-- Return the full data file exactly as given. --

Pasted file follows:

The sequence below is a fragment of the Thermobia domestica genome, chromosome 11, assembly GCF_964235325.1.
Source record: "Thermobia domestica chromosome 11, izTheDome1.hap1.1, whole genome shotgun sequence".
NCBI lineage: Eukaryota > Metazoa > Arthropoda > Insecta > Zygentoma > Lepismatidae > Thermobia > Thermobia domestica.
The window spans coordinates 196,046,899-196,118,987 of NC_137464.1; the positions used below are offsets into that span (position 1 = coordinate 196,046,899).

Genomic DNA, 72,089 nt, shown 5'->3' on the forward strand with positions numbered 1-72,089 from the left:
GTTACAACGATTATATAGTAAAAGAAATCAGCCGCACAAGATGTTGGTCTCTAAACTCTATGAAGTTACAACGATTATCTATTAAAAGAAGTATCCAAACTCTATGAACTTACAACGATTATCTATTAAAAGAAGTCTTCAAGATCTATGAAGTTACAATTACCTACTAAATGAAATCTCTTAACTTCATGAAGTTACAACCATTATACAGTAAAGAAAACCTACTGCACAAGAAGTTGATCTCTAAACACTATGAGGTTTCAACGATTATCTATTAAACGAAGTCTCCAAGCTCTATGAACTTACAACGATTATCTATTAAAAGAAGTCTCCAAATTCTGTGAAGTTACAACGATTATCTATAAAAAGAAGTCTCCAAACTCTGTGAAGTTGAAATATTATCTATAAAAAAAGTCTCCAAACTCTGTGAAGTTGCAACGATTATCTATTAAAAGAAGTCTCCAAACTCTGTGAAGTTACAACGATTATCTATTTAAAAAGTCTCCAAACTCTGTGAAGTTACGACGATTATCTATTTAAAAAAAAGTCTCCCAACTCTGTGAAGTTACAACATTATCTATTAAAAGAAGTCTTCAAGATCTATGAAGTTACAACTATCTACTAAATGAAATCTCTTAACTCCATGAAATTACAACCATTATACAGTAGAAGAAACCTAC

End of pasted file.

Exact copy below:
The sequence below is a fragment of the Thermobia domestica genome, chromosome 11, assembly GCF_964235325.1.
Source record: "Thermobia domestica chromosome 11, izTheDome1.hap1.1, whole genome shotgun sequence".
NCBI lineage: Eukaryota > Metazoa > Arthropoda > Insecta > Zygentoma > Lepismatidae > Thermobia > Thermobia domestica.
The window spans coordinates 196,046,899-196,118,987 of NC_137464.1; the positions used below are offsets into that span (position 1 = coordinate 196,046,899).

Genomic DNA, 72,089 nt, shown 5'->3' on the forward strand with positions numbered 1-72,089 from the left:
GTTACAACGATTATATAGTAAAAGAAATCAGCCGCACAAGATGTTGGTCTCTAAACTCTATGAAGTTACAACGATTATCTATTAAAAGAAGTATCCAAACTCTATGAACTTACAACGATTATCTATTAAAAGAAGTCTTCAAGATCTATGAAGTTACAATTACCTACTAAATGAAATCTCTTAACTTCATGAAGTTACAACCATTATACAGTAAAGAAAACCTACTGCACAAGAAGTTGATCTCTAAACACTATGAGGTTTCAACGATTATCTATTAAACGAAGTCTCCAAGCTCTATGAACTTACAACGATTATCTATTAAAAGAAGTCTCCAAATTCTGTGAAGTTACAACGATTATCTATAAAAAGAAGTCTCCAAACTCTGTGAAGTTGAAATATTATCTATAAAAAAAGTCTCCAAACTCTGTGAAGTTGCAACGATTATCTATTAAAAGAAGTCTCCAAACTCTGTGAAGTTACAACGATTATCTATTTAAAAAGTCTCCAAACTCTGTGAAGTTACGACGATTATCTATTTAAAAAAAAGTCTCCCAACTCTGTGAAGTTACAACATTATCTATTAAAAGAAGTCTTCAAGATCTATGAAGTTACAACTATCTACTAAATGAAATCTCTTAACTCCATGAAATTACAACCATTATACAGTAGAAGAAACCTAC